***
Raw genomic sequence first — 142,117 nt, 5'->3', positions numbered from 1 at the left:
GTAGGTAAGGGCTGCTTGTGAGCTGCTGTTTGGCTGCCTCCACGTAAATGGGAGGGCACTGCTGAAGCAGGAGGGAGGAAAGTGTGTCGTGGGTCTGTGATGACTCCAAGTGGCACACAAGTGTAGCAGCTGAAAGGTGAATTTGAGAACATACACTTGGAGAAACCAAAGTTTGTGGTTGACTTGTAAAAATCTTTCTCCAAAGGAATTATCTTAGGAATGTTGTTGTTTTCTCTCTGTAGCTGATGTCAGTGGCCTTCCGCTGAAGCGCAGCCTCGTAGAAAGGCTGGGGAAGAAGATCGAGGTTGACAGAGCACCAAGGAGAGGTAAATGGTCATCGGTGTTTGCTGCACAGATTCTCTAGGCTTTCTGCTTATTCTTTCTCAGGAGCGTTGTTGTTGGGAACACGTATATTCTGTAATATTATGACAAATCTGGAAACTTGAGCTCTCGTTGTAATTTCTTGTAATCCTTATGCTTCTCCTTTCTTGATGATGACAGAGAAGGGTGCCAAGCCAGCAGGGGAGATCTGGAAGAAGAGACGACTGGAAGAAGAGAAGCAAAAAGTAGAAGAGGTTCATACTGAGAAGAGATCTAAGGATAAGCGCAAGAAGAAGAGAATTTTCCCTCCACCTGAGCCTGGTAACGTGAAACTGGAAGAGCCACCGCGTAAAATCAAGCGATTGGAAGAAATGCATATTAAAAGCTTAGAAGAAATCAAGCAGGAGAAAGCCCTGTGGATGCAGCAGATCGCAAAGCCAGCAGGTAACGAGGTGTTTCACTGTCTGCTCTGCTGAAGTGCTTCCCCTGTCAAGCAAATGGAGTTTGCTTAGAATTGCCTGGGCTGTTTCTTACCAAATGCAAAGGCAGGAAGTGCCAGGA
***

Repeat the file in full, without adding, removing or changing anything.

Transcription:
Raw genomic sequence first — 142,117 nt, 5'->3', positions numbered from 1 at the left:
GTAGGTAAGGGCTGCTTGTGAGCTGCTGTTTGGCTGCCTCCACGTAAATGGGAGGGCACTGCTGAAGCAGGAGGGAGGAAAGTGTGTCGTGGGTCTGTGATGACTCCAAGTGGCACACAAGTGTAGCAGCTGAAAGGTGAATTTGAGAACATACACTTGGAGAAACCAAAGTTTGTGGTTGACTTGTAAAAATCTTTCTCCAAAGGAATTATCTTAGGAATGTTGTTGTTTTCTCTCTGTAGCTGATGTCAGTGGCCTTCCGCTGAAGCGCAGCCTCGTAGAAAGGCTGGGGAAGAAGATCGAGGTTGACAGAGCACCAAGGAGAGGTAAATGGTCATCGGTGTTTGCTGCACAGATTCTCTAGGCTTTCTGCTTATTCTTTCTCAGGAGCGTTGTTGTTGGGAACACGTATATTCTGTAATATTATGACAAATCTGGAAACTTGAGCTCTCGTTGTAATTTCTTGTAATCCTTATGCTTCTCCTTTCTTGATGATGACAGAGAAGGGTGCCAAGCCAGCAGGGGAGATCTGGAAGAAGAGACGACTGGAAGAAGAGAAGCAAAAAGTAGAAGAGGTTCATACTGAGAAGAGATCTAAGGATAAGCGCAAGAAGAAGAGAATTTTCCCTCCACCTGAGCCTGGTAACGTGAAACTGGAAGAGCCACCGCGTAAAATCAAGCGATTGGAAGAAATGCATATTAAAAGCTTAGAAGAAATCAAGCAGGAGAAAGCCCTGTGGATGCAGCAGATCGCAAAGCCAGCAGGTAACGAGGTGTTTCACTGTCTGCTCTGCTGAAGTGCTTCCCCTGTCAAGCAAATGGAGTTTGCTTAGAATTGCCTGGGCTGTTTCTTACCAAATGCAAAGGCAGGAAGTGCCAGGA